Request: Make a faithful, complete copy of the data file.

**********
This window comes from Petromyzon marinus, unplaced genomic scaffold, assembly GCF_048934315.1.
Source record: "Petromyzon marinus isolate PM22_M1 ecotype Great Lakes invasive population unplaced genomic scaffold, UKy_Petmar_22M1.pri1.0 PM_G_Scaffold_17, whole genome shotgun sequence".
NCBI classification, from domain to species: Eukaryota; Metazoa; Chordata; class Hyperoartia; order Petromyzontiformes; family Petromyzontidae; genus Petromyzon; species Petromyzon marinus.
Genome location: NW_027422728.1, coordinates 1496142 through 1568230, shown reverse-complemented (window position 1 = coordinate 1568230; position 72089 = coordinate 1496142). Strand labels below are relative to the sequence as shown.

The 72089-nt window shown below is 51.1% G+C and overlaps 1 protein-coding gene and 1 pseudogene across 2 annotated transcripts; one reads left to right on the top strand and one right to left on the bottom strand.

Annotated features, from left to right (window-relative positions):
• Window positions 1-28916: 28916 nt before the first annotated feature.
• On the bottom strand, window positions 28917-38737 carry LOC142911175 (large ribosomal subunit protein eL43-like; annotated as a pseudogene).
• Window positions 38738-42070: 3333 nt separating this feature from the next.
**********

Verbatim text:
This window comes from Petromyzon marinus, unplaced genomic scaffold, assembly GCF_048934315.1.
Source record: "Petromyzon marinus isolate PM22_M1 ecotype Great Lakes invasive population unplaced genomic scaffold, UKy_Petmar_22M1.pri1.0 PM_G_Scaffold_17, whole genome shotgun sequence".
NCBI classification, from domain to species: Eukaryota; Metazoa; Chordata; class Hyperoartia; order Petromyzontiformes; family Petromyzontidae; genus Petromyzon; species Petromyzon marinus.
Genome location: NW_027422728.1, coordinates 1496142 through 1568230, shown reverse-complemented (window position 1 = coordinate 1568230; position 72089 = coordinate 1496142). Strand labels below are relative to the sequence as shown.

The 72089-nt window shown below is 51.1% G+C and overlaps 1 protein-coding gene and 1 pseudogene across 2 annotated transcripts; one reads left to right on the top strand and one right to left on the bottom strand.

Annotated features, from left to right (window-relative positions):
• Window positions 1-28916: 28916 nt before the first annotated feature.
• On the bottom strand, window positions 28917-38737 carry LOC142911175 (large ribosomal subunit protein eL43-like; annotated as a pseudogene).
• Window positions 38738-42070: 3333 nt separating this feature from the next.